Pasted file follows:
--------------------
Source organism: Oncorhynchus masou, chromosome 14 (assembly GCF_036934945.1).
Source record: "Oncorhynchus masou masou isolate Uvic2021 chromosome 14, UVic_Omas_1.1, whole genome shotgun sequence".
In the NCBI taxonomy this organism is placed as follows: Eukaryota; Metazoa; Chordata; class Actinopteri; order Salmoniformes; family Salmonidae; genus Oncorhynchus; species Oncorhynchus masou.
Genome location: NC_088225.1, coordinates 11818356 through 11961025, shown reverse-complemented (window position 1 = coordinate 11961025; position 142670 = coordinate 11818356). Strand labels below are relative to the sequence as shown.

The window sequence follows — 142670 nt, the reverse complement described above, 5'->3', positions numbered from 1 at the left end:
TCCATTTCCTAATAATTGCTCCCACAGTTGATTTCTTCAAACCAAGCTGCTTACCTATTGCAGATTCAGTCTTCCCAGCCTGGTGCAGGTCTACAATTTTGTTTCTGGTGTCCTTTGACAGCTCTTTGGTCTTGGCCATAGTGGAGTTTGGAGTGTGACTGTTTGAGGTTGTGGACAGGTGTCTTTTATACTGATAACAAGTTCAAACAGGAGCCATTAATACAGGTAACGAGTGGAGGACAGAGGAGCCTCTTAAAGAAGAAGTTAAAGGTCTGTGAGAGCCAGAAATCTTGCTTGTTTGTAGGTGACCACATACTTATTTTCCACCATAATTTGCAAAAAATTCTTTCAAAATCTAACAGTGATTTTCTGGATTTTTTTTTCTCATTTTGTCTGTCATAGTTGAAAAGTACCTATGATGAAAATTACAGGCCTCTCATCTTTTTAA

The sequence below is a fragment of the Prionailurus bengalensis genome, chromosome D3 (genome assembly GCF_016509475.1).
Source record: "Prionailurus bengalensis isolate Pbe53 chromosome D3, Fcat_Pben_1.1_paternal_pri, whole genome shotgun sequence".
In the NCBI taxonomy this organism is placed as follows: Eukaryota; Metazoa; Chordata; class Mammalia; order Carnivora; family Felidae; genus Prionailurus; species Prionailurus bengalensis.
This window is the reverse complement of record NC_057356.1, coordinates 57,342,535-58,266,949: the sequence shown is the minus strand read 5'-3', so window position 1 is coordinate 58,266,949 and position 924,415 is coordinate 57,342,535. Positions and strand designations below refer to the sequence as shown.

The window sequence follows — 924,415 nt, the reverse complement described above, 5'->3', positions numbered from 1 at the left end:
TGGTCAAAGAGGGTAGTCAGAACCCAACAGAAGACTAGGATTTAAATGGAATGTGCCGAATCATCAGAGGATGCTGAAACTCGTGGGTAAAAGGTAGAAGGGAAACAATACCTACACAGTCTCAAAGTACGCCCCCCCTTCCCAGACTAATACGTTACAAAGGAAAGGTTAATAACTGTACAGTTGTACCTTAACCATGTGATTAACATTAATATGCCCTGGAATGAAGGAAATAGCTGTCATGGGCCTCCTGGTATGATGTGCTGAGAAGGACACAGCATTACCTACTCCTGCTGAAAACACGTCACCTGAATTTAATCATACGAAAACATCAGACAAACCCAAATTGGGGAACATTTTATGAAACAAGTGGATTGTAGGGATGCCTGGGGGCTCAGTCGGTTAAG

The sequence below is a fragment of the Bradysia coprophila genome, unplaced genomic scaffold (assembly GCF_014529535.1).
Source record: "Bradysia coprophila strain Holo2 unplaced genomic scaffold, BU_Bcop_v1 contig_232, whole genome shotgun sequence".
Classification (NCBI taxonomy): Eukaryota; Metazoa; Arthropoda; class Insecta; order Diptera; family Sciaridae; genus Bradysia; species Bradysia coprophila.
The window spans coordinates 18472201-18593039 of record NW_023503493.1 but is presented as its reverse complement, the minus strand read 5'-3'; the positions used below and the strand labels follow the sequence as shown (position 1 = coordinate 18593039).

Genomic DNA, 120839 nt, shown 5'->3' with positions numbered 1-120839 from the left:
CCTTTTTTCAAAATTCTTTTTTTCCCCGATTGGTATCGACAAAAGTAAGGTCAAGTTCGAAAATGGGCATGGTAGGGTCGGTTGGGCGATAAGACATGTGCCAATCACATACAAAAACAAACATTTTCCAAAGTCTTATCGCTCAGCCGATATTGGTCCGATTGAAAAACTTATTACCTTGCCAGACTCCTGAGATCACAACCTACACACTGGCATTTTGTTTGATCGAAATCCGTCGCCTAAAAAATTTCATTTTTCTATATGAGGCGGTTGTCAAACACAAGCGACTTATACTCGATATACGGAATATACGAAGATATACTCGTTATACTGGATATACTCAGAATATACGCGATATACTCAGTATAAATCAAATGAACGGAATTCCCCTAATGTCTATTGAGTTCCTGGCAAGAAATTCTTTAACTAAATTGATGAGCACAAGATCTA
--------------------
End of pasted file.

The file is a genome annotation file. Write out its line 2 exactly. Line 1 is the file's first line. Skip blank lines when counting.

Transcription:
Source record: "Oncorhynchus masou masou isolate Uvic2021 chromosome 14, UVic_Omas_1.1, whole genome shotgun sequence".